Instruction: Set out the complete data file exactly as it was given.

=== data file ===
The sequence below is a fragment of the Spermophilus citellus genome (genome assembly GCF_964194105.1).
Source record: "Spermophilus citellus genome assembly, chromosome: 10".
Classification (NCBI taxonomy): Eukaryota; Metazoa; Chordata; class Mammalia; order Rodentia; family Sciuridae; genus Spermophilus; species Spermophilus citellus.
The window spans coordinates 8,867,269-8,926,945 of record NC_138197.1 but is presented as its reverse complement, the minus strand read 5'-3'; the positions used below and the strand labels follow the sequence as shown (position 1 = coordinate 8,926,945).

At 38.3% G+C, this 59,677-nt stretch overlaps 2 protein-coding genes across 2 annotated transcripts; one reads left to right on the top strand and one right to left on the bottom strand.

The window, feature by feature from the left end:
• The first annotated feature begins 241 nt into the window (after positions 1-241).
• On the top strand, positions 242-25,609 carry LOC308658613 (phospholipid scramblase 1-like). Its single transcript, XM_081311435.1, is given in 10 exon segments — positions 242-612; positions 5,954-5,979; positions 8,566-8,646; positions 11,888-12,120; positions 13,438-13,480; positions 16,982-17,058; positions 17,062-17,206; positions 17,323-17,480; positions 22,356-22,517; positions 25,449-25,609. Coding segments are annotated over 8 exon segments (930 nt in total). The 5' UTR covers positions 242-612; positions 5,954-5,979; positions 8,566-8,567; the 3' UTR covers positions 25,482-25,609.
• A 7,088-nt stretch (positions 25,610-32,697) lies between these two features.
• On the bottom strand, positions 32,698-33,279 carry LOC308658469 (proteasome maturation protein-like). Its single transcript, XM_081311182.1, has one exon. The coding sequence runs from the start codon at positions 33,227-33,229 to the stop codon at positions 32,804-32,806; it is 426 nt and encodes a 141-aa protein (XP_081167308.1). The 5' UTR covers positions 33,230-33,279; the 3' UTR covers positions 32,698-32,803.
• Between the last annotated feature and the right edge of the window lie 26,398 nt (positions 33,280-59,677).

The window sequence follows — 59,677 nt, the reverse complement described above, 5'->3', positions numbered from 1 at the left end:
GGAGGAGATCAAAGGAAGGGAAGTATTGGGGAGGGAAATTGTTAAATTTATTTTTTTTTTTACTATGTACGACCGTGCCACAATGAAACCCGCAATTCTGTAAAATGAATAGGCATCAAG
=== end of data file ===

The sequence below is a fragment of the Spermophilus citellus genome (genome assembly GCF_964194105.1).
Source record: "Spermophilus citellus genome assembly, chromosome: 10".
Classification (NCBI taxonomy): Eukaryota; Metazoa; Chordata; class Mammalia; order Rodentia; family Sciuridae; genus Spermophilus; species Spermophilus citellus.
The window spans coordinates 8,867,269-8,926,945 of record NC_138197.1 but is presented as its reverse complement, the minus strand read 5'-3'; the positions used below and the strand labels follow the sequence as shown (position 1 = coordinate 8,926,945).

At 38.3% G+C, this 59,677-nt stretch overlaps 2 protein-coding genes across 2 annotated transcripts; one reads left to right on the top strand and one right to left on the bottom strand.

The window, feature by feature from the left end:
• The first annotated feature begins 241 nt into the window (after positions 1-241).
• On the top strand, positions 242-25,609 carry LOC308658613 (phospholipid scramblase 1-like). Its single transcript, XM_081311435.1, is given in 10 exon segments — positions 242-612; positions 5,954-5,979; positions 8,566-8,646; positions 11,888-12,120; positions 13,438-13,480; positions 16,982-17,058; positions 17,062-17,206; positions 17,323-17,480; positions 22,356-22,517; positions 25,449-25,609. Coding segments are annotated over 8 exon segments (930 nt in total). The 5' UTR covers positions 242-612; positions 5,954-5,979; positions 8,566-8,567; the 3' UTR covers positions 25,482-25,609.
• A 7,088-nt stretch (positions 25,610-32,697) lies between these two features.
• On the bottom strand, positions 32,698-33,279 carry LOC308658469 (proteasome maturation protein-like). Its single transcript, XM_081311182.1, has one exon. The coding sequence runs from the start codon at positions 33,227-33,229 to the stop codon at positions 32,804-32,806; it is 426 nt and encodes a 141-aa protein (XP_081167308.1). The 5' UTR covers positions 33,230-33,279; the 3' UTR covers positions 32,698-32,803.
• Between the last annotated feature and the right edge of the window lie 26,398 nt (positions 33,280-59,677).

The window sequence follows — 59,677 nt, the reverse complement described above, 5'->3', positions numbered from 1 at the left end:
GGAGGAGATCAAAGGAAGGGAAGTATTGGGGAGGGAAATTGTTAAATTTATTTTTTTTTTTACTATGTACGACCGTGCCACAATGAAACCCGCAATTCTGTAAAATGAATAGGCATCAAG